Monetary authorities: Iraq

Dates Type Name Legal basis Remarks
May 1890 - 9 July 1915 central bank (with commercial banking functions and mainly private ownership) (as part of currency union) Ottoman pound (lira) (issued by central bank Banque Ottomane Impérial [also called Imperial Ottoman Bank or Osamani Bankas, nicknamed Ottoman Bank] [headquarters Constantinople (now Istanbul), Turkey]) United Kingdom, royal charter of the Imperial Bank of Persia, 2 September 1889; Ottoman Empire, Act of Concession of the Imperial Ottoman Bank, 4 February 1863 Iraq was part of the Ottoman Empire. The first bank was the Imperial Bank of Persia (headquarters London, England), in Baghdad, in May 1890. The second bank was the Ottoman Bank, which opened a Baghdad branch in 1892; its notes do not seem to have circulated widely until it established the branch. The Ottoman government had issued notes on occasion, but they do not seem to have circulated outside of Constantinople (now Istanbul). The first coins were issued in the 300s BC.
10 July 1915 - March 1917 government issue alongside central bank (with commercial banking functions and mainly private ownership) (as part of currency union) Ottoman government alongside Banque Ottomane Impériale (also called Imperial Ottoman Bank or Osmanl Bankas, nicknamed Ottoman Bank) (headquarters for both Constantinople [now Istanbul], Turkey) Ottoman Empire, Act No. 207, 12 April 1915 The Ottoman government issued notes (evrak-nakdiye) following the Ottoman Empire's entry into the First World War.
March 1917 - 31 March 1932 dollarization Indian rupee (issued by Government of India [headquarters New Delhi, India])   The British introduced the colonial Indian rupee almost immediately upon beginning their conquest of Iraq in early 1915. I date dollarization for the country as a whole as starting with the British capture of Baghdad.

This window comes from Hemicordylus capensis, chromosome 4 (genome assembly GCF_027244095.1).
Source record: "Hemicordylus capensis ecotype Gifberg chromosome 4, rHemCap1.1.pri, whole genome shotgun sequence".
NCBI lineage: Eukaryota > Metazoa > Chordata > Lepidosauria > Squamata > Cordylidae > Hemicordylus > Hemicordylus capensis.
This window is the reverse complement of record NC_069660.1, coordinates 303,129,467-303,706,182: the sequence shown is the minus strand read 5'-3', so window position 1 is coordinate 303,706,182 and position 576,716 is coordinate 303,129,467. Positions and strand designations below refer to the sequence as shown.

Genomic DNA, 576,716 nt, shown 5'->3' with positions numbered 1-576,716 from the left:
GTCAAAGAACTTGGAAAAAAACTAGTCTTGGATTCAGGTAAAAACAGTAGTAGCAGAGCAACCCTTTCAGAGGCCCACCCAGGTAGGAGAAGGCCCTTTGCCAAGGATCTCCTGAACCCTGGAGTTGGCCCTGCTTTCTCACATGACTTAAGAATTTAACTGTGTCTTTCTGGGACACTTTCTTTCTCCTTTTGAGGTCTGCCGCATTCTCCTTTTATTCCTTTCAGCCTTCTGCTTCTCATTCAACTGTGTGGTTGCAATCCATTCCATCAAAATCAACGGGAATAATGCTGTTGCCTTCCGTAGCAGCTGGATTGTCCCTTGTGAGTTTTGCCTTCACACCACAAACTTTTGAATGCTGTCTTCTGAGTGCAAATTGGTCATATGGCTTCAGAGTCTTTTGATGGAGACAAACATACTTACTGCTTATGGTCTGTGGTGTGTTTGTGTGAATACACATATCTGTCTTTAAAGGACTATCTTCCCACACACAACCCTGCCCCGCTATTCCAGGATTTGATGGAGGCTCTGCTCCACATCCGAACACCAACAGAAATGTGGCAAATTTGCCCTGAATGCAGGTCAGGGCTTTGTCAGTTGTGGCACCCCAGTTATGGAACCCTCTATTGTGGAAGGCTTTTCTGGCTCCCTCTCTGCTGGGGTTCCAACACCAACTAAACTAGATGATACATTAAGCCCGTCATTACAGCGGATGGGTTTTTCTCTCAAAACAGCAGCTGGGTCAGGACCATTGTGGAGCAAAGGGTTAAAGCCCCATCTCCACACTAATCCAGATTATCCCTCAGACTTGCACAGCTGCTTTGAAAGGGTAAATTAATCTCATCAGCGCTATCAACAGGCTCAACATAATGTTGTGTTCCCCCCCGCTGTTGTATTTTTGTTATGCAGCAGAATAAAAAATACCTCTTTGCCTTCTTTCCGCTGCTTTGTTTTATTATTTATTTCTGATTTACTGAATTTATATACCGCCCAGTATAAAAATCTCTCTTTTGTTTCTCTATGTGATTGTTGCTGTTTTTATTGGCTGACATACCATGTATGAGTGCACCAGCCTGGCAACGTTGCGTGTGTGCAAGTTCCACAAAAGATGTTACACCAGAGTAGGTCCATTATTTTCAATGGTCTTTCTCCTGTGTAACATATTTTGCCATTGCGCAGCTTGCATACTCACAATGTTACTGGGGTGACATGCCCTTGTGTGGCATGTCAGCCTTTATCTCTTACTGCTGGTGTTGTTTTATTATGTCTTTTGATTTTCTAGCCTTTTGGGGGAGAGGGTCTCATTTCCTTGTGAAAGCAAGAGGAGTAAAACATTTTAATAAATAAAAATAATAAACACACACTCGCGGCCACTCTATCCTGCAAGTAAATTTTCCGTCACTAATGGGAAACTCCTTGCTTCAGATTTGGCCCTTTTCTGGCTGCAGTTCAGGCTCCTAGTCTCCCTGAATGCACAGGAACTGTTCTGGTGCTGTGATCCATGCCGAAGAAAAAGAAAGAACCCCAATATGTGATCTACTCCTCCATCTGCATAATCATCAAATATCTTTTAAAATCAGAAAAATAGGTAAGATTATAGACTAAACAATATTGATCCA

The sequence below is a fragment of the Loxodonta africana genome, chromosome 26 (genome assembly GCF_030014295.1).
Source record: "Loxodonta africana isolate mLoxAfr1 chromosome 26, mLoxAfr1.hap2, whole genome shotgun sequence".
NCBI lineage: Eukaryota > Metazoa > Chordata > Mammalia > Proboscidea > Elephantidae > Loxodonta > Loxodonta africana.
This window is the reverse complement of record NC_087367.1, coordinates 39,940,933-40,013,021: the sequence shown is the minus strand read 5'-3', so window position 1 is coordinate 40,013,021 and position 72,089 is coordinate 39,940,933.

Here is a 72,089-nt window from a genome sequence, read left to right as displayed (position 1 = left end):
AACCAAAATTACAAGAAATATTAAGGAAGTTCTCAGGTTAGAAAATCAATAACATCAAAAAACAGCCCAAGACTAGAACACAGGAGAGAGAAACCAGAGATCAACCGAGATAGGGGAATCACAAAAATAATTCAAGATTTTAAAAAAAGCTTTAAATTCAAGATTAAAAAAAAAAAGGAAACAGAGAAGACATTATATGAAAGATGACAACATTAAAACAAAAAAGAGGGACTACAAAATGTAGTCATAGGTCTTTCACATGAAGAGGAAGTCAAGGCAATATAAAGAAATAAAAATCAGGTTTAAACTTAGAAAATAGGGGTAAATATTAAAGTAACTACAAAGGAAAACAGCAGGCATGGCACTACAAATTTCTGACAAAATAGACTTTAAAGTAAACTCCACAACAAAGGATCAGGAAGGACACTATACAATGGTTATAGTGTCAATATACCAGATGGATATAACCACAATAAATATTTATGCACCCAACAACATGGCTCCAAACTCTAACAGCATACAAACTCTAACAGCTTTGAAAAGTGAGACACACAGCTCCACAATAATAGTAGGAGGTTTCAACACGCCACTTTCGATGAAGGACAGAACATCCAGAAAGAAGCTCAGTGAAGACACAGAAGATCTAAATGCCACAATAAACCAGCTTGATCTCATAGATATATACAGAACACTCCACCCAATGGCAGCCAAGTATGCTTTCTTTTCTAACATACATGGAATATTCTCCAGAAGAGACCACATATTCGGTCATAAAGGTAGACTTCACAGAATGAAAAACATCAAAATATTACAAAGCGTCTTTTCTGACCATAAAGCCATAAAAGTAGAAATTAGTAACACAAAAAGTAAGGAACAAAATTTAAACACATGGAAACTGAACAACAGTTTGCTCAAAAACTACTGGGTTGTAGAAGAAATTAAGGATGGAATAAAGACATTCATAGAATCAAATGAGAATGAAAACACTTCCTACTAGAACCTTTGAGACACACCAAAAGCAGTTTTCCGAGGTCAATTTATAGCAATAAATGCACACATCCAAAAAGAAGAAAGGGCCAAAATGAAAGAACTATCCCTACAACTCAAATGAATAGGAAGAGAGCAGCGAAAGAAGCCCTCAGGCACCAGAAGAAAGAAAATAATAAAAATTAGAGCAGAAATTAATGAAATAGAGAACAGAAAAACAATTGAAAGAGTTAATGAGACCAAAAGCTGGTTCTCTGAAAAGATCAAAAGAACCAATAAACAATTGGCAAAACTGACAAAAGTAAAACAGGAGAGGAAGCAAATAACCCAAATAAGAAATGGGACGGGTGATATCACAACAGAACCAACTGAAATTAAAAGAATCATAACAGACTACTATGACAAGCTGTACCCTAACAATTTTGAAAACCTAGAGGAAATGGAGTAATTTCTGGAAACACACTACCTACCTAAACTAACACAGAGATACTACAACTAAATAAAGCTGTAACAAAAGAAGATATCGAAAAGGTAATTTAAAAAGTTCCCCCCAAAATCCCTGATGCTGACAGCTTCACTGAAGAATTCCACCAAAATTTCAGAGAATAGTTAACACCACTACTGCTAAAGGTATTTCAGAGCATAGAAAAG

1 April 1932 - 30June 1949 currency board Iraq Currency Board (headquarters London, England) Iraq, Iraq Currency Law, No. 44, 19 April 1931; Law No. 101, 12 December 1931; royal iradah (decree) of 1 March 1932 Established a currency board upon British advice despite some local sentiment for a central bank. Originally the board was to have opened 1 July 1931, but it was delayed.
1 July 1949 - present central bank Masrif al-Watan al-'Irq (National Bank of Iraq) / Bank al-Markaz al-'Irq (Central Bank of Iraq) from 1 July 1956 (headquarters Baghdad, Iraq for both) Iraq, National Bank of Iraq Law, No. 43, July 1947; Law No. 42 of 1947; royal decree of 31 March 1949; Central Bank of Iraq Law, No. 72 of 1956 Established a central bank to signal the country's political autonomy. Iraq joined the IMF on 27 December 1945, as an original member. Iraq nationalized banks and insurance companies on 14 July 1964.

Monetary authorities: Iraq

Dates Arrangement Legal basis Remarks
1500s - March 1917 fixed; officially used Ottoman currency, but in practice Indian rupee was more widely used from mid or late 1800s   Iraq was part of the Ottoman Empire. The Indian rupee, which did not suffer the debasement that beset Ottoman coins, was widely used. Officially, all foreign coins were banned in 1883 (Ottoman Empire, circular of 25 January 1883), though they were later accepted for some payments (Ottoman Empire, circular of June 1894). The Ottoman lira was a decimal currency from 1881.